, with his Nudie suits and big cars, his 96 charting singles (13 reached the top spot on the charts while 54 hit the Top Ten), and his love/hate relationship with the Nashville music establishment, did even more to present an identifiable and long-term face for honky tonk and the modernization of country in the 1950s than almost any other artist. Pierce
was also a prescient and astute businessman, establishing his own record label, Pacemaker Records, as early as 1950, and also setting up a prosperous publishing company, Cedarwood Publishing, and purchasing several radio stations as well, creating what was essentially a one-man music conglomerate that still stands as a viable template for contemporary artists. He also bought most of the songs he is supposed to have written, was a constant and ardent opportunist, and in general pissed off a lot of people, which is no doubt why his considerable legacy doesn't always get the respect it deserves with the country music establishment. This brief set features rare live radio broadcasts from the 1950s, and while it may delight ardent Pierce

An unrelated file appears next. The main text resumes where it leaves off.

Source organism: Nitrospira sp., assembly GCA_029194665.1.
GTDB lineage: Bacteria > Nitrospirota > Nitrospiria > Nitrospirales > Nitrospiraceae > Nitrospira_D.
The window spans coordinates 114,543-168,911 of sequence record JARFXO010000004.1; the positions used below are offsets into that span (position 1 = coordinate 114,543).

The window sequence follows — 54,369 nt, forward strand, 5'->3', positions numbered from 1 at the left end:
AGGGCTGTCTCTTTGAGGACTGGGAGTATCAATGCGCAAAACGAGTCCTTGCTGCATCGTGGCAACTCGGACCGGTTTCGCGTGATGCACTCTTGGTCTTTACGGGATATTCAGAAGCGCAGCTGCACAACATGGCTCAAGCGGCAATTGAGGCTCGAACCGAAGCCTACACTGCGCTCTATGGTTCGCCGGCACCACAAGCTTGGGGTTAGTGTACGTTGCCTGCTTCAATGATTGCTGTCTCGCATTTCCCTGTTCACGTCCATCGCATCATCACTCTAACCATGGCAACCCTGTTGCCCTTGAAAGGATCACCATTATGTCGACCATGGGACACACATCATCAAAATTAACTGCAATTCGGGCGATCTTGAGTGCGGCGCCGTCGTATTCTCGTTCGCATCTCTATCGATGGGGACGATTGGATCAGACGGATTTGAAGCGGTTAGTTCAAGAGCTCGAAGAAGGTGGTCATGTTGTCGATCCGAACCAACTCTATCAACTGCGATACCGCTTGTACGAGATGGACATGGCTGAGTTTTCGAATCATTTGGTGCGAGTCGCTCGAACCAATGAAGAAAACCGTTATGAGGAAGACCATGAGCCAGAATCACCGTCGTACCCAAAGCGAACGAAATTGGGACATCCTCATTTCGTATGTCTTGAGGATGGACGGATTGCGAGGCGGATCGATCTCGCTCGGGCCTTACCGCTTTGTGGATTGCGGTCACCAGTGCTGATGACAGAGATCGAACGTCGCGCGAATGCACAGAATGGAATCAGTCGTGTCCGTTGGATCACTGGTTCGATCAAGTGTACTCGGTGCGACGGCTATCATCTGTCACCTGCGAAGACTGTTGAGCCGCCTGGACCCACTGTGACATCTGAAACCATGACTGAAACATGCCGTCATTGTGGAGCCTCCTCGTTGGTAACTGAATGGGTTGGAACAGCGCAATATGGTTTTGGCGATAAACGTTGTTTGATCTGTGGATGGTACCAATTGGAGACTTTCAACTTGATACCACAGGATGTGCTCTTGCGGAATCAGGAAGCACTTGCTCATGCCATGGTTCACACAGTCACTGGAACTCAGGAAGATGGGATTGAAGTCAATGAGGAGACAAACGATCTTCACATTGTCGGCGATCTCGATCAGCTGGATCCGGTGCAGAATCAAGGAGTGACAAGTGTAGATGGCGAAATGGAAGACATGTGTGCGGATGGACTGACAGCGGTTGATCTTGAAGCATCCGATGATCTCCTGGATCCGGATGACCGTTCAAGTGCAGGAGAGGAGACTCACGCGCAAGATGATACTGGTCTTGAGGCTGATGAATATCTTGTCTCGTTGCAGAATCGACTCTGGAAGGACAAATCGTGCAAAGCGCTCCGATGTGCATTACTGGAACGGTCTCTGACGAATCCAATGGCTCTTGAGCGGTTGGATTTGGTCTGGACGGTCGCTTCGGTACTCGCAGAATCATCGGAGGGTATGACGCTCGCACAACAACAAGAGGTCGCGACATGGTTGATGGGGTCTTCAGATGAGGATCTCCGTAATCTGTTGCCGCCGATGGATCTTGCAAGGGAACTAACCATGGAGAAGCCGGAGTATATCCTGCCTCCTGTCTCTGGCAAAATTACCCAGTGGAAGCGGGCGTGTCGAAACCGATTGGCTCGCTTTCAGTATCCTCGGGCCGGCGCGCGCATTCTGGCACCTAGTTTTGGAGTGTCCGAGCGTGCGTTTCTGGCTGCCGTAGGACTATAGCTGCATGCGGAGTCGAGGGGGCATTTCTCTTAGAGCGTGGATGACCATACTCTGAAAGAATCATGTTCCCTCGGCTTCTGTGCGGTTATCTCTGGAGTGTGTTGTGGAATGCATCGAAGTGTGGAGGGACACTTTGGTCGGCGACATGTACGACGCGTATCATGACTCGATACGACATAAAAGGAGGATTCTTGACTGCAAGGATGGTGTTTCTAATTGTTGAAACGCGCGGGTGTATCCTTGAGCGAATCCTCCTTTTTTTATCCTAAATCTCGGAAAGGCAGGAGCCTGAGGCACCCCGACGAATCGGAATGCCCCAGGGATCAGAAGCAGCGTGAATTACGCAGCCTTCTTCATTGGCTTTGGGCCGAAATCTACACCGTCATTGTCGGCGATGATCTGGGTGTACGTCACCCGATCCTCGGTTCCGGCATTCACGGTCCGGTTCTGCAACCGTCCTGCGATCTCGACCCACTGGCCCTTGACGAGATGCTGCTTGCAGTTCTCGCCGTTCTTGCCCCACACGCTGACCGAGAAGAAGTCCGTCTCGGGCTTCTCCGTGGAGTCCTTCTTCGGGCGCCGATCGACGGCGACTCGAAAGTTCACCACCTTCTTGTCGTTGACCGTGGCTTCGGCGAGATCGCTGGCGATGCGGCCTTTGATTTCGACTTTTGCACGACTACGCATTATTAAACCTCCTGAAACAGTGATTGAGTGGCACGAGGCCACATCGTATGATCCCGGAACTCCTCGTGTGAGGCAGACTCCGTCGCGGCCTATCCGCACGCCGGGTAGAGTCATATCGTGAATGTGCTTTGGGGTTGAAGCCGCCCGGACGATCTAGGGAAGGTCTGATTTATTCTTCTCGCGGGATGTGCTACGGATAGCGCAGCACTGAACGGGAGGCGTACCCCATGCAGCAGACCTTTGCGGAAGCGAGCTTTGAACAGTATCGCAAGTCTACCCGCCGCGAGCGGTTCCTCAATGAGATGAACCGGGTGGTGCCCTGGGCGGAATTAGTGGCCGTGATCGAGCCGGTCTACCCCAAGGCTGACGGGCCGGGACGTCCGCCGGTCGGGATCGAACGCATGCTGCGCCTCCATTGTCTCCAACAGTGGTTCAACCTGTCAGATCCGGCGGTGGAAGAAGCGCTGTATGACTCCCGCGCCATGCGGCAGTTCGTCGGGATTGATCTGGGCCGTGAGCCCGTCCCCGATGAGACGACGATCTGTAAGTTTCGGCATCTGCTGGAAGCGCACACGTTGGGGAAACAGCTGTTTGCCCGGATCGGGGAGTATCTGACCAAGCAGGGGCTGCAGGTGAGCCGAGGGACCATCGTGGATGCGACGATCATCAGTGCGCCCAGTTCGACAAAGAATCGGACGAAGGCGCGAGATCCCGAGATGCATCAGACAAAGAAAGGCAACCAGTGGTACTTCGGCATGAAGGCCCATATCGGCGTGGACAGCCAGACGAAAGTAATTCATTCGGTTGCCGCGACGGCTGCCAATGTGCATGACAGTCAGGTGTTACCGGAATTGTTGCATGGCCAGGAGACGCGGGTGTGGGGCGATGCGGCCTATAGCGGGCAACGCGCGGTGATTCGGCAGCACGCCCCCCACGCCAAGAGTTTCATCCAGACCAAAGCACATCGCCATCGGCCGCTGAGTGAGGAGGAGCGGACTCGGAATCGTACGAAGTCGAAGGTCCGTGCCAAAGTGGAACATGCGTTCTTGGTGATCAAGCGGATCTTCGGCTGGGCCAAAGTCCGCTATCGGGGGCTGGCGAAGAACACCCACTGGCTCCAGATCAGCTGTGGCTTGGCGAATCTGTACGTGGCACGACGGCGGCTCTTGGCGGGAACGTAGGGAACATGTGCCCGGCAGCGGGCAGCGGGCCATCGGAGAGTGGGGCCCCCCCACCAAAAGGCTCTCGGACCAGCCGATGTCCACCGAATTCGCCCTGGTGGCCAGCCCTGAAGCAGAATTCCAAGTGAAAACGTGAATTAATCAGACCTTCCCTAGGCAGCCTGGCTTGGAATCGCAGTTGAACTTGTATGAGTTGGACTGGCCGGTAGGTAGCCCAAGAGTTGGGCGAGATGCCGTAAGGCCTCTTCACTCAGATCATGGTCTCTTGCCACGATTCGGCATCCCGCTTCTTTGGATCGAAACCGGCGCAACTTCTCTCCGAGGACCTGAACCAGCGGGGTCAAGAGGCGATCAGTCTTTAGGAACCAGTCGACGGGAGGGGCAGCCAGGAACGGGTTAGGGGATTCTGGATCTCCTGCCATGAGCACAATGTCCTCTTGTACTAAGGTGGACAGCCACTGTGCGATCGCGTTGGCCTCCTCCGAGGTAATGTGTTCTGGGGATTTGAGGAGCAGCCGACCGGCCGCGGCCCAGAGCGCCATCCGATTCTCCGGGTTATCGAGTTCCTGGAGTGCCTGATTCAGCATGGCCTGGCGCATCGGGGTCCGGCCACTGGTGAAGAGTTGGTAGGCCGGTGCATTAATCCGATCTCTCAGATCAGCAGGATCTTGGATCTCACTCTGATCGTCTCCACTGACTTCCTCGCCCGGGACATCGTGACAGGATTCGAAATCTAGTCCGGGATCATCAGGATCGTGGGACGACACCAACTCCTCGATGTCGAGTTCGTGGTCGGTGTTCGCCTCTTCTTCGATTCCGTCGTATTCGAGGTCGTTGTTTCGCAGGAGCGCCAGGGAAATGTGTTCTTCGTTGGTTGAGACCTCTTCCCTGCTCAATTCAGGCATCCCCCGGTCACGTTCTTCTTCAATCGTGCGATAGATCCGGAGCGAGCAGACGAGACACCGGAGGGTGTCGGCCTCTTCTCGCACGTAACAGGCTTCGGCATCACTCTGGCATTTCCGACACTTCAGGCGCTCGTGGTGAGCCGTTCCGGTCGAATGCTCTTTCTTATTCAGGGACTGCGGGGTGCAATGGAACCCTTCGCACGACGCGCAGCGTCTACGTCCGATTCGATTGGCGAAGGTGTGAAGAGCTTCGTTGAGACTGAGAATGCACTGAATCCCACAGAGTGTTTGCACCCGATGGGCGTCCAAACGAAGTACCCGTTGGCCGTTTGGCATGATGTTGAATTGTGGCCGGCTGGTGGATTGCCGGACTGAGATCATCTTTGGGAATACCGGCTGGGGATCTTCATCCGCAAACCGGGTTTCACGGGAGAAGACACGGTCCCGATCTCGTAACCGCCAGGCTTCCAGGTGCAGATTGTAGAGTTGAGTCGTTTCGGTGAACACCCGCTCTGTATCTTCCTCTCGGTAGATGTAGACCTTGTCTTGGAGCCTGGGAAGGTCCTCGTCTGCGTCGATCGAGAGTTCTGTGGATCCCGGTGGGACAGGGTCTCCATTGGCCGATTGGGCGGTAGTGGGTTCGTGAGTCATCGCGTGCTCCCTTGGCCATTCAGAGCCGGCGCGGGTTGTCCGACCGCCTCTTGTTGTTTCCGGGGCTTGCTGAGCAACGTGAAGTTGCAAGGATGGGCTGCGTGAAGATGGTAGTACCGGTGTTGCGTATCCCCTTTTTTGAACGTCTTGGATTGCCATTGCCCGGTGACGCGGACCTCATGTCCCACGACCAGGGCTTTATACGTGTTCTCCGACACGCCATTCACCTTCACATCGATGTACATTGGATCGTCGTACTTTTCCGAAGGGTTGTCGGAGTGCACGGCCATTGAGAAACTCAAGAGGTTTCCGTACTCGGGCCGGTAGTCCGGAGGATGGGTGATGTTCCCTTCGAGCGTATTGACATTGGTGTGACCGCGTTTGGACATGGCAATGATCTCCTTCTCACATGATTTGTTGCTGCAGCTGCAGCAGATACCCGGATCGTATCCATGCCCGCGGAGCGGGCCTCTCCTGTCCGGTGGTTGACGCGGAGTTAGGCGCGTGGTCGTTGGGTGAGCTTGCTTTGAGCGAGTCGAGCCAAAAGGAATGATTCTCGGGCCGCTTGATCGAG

fans, it is hardly the place for the casual listener to begin.